Medical marvel: J.J. Watt tries quick return to Cardinals for playoffs

Arizona Cardinals defensive end J.J. Watt returned to practice on Jan. 13. (Credit: Bradd Gass)

The Arizona Cardinals are a team in desperate need of a spark, stumbling into the playoffs with a 1-4 mark over the past five games.

J.J. Watt and his bionic left shoulder might be able to provide it.

The three-time NFL Defensive Player of the Year is trying to complete an unlikely comeback from a serious shoulder injury in an effort to help the Cardinals’ defense when they travel to face the Los Angeles Rams on Monday night in the wild-card round.

"The only thing that matters to me is being out there for my teammates, trying to help us win a game and get to the end goal," Watt said Wednesday. "That’s all this is about. I’m not doing all this work and not trying to come back in half the time for no reason."

The idea Watt could return seemed absurd in late October. The injury was reportedly serious and the 11-year veteran confirmed most of the details Wednesday, including a dislocated shoulder, torn rotator cuff, torn labrum and capsule. He also dislocated his biceps tendon and had surgery on Nov. 3.

Doctors told Watt a normal expectation for a return was four to six months. A little over two months later, he could be back.

RELATED: Cardinals designate J.J. Watt to return from IR

There are no guarantees he’ll actually be on the field against the Rams. He has tested the shoulder against offensive linemen in simulated situations, but a real practice Thursday is the next step.

"It’s been a lot of work, it’s been a lot of time put in by a lot of people that I’m very thankful for," Watt said. "And I’m just looking forward to getting out there, seeing how it goes, and help this team get to where it wants to go."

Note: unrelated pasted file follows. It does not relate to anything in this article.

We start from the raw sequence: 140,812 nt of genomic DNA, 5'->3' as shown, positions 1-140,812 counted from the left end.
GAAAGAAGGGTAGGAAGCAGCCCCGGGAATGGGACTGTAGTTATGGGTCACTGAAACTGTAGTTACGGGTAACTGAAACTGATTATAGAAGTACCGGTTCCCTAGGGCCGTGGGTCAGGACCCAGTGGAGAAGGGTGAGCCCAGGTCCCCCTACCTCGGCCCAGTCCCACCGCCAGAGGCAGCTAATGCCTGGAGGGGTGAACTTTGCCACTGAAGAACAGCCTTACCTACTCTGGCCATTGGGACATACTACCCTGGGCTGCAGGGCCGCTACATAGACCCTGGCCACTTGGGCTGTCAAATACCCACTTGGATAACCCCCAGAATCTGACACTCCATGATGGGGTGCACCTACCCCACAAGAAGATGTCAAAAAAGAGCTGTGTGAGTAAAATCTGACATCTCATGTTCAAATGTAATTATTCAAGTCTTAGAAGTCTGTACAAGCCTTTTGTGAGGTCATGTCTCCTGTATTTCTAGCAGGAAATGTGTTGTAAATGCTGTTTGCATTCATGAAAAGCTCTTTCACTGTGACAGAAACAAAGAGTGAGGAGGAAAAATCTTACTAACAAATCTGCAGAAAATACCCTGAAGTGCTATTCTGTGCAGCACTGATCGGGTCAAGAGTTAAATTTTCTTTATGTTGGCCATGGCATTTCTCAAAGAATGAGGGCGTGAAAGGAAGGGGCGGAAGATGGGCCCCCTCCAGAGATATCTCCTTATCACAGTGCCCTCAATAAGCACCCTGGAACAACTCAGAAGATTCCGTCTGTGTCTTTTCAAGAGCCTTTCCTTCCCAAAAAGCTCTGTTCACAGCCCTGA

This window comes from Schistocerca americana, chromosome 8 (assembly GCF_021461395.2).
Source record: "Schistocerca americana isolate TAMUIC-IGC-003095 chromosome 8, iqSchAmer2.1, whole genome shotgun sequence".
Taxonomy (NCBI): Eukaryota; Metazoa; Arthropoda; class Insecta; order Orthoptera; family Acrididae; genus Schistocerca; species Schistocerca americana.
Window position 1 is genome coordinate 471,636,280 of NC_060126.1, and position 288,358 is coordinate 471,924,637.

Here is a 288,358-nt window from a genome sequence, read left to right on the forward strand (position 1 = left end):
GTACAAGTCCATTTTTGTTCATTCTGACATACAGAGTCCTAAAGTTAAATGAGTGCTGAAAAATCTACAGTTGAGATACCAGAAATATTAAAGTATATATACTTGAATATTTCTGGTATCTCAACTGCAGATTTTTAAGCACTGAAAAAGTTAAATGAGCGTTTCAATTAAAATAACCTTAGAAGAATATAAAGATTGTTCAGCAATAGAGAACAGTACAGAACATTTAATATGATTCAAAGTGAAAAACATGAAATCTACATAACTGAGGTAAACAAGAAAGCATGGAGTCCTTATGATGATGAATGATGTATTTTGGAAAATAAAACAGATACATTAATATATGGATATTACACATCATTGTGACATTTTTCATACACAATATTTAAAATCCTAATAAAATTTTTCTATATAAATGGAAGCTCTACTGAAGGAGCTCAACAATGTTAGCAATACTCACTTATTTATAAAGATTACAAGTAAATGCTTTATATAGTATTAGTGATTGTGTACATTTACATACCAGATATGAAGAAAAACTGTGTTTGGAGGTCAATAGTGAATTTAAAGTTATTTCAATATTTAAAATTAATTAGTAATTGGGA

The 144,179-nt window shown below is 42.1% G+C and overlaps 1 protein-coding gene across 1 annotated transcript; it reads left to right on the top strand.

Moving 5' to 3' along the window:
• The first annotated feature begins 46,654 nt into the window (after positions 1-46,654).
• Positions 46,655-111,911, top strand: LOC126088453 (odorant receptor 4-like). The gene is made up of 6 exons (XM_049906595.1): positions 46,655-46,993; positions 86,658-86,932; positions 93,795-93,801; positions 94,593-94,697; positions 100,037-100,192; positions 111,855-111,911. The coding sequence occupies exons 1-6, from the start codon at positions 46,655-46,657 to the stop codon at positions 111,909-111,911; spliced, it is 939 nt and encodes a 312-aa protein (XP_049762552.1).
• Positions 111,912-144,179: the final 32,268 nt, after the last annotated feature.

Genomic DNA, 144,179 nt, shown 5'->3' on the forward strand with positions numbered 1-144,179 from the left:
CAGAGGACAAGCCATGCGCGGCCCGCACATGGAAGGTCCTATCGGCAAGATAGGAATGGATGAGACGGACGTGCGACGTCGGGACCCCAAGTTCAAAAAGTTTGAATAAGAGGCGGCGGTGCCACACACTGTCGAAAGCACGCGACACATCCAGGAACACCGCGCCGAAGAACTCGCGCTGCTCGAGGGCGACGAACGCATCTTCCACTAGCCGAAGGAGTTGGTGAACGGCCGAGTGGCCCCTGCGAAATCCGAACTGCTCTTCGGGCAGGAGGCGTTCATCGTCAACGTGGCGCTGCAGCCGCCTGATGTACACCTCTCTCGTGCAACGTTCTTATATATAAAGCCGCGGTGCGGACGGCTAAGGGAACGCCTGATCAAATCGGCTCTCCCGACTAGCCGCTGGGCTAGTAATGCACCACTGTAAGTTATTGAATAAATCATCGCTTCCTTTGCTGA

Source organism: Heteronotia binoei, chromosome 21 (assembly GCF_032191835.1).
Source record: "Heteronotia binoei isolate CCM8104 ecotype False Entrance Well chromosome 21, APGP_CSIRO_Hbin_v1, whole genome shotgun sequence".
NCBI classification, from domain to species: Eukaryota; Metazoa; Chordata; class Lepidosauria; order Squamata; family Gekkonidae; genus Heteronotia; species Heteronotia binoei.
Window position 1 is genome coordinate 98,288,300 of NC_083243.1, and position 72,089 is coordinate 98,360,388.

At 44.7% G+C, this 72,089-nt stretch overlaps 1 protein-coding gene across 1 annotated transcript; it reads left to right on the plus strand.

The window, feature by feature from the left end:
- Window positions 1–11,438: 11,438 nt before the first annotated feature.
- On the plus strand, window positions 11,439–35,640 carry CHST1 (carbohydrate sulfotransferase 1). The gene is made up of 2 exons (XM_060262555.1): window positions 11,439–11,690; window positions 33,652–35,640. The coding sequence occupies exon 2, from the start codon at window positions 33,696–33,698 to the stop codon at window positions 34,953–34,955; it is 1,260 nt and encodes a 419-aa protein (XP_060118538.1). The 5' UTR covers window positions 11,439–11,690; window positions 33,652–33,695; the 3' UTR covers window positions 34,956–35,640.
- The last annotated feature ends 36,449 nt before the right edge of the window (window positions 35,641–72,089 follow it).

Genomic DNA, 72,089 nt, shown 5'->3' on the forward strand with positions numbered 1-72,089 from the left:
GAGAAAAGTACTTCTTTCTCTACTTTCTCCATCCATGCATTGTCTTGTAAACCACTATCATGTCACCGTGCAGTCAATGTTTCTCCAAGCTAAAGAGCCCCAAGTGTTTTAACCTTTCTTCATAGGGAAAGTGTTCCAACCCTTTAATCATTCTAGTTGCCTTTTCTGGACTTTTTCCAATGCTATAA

Cardinals coach Kliff Kingsbury has said several times how impressive it was to see Watt attack his comeback bid. The 6-foot-5, 288-pound defensive end was at some practices over the past few weeks, doing conditioning work to stay in shape.

Kingsbury — like everyone else — doesn’t know what to expect. But he’d obviously welcome Watt back onto the field.

"I don’t have a feel either way," Kingsbury said. "It’s been a while since he’s been out there, and I don’t want to get ahead of ourselves. He’s done everything he possibly can, like I said. Weight room, training room, there’s nothing left for him to do in there, so it was time to progress out on the field."

Watt was injured in Arizona’s 31-5 win on Oct. 24 over the Houston Texans, which pushed the Cardinals to 7-0 for the season. Since he has been sidelined, the Cardinals haven’t looked like the same team with a 4-6 record, and it has taken some of the excitement out of the team’s first appearance in the postseason since 2015.

Arizona’s fade isn’t just because of Watt’s absence. The Cardinals have certainly had other issues: Star receiver DeAndre Hopkins is out with a knee injury. They’ve also struggled with ill-timed penalties and stopping the run.

"It’s just a matter of playing good football, gap soundness and sometimes just a matter of making a play," Watt said. "We know (run defense) is an area we want to be good at, and that’s an area we need to be good at."

This isn’t the first time a serious injury has interrupted Watt’s stellar career. He’s missed big chunks of three other seasons, including 2016, ’17 and ’19. If Watt returns Monday, it also won’t be the first time he returns quickly from a serious injury.

In 2019, he tore his pectoral muscle when he was with the Texans and missed the final eight regular-season games. He returned for the playoffs and helped the Texans rally from a 16-0 deficit to beat the Buffalo Bills 22-19 in the wild-card round.

"Those are the things you come back for and that’s why you play the game, for those moments," Watt said.

Watt’s hoping for another one Monday.

The Cardinals have mostly struggled since his injury, but the defensive end said the beauty of the playoffs is it doesn’t matter anymore.

"You can leave the last two months behind," Watt said. "Now we go to work."


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